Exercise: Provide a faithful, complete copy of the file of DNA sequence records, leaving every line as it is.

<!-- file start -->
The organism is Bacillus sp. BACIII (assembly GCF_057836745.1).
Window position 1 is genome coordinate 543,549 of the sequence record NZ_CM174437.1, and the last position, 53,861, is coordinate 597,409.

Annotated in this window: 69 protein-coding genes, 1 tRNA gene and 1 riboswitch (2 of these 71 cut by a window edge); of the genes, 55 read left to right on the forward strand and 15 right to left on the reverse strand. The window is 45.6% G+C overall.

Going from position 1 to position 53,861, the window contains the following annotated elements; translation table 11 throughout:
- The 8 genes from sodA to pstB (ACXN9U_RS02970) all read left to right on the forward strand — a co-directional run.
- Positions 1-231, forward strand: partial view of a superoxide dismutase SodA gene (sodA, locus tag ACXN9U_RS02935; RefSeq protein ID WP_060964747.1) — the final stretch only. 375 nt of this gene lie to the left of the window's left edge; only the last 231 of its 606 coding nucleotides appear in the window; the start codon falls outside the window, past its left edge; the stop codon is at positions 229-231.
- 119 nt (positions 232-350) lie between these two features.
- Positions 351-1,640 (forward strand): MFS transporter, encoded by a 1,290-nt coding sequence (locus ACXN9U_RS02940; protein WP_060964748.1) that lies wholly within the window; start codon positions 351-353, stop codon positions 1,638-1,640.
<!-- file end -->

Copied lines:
The organism is Bacillus sp. BACIII (assembly GCF_057836745.1).
Window position 1 is genome coordinate 543,549 of the sequence record NZ_CM174437.1, and the last position, 53,861, is coordinate 597,409.

Annotated in this window: 69 protein-coding genes, 1 tRNA gene and 1 riboswitch (2 of these 71 cut by a window edge); of the genes, 55 read left to right on the forward strand and 15 right to left on the reverse strand. The window is 45.6% G+C overall.

Going from position 1 to position 53,861, the window contains the following annotated elements; translation table 11 throughout:
- The 8 genes from sodA to pstB (ACXN9U_RS02970) all read left to right on the forward strand — a co-directional run.
- Positions 1-231, forward strand: partial view of a superoxide dismutase SodA gene (sodA, locus tag ACXN9U_RS02935; RefSeq protein ID WP_060964747.1) — the final stretch only. 375 nt of this gene lie to the left of the window's left edge; only the last 231 of its 606 coding nucleotides appear in the window; the start codon falls outside the window, past its left edge; the stop codon is at positions 229-231.
- 119 nt (positions 232-350) lie between these two features.
- Positions 351-1,640 (forward strand): MFS transporter, encoded by a 1,290-nt coding sequence (locus ACXN9U_RS02940; protein WP_060964748.1) that lies wholly within the window; start codon positions 351-353, stop codon positions 1,638-1,640.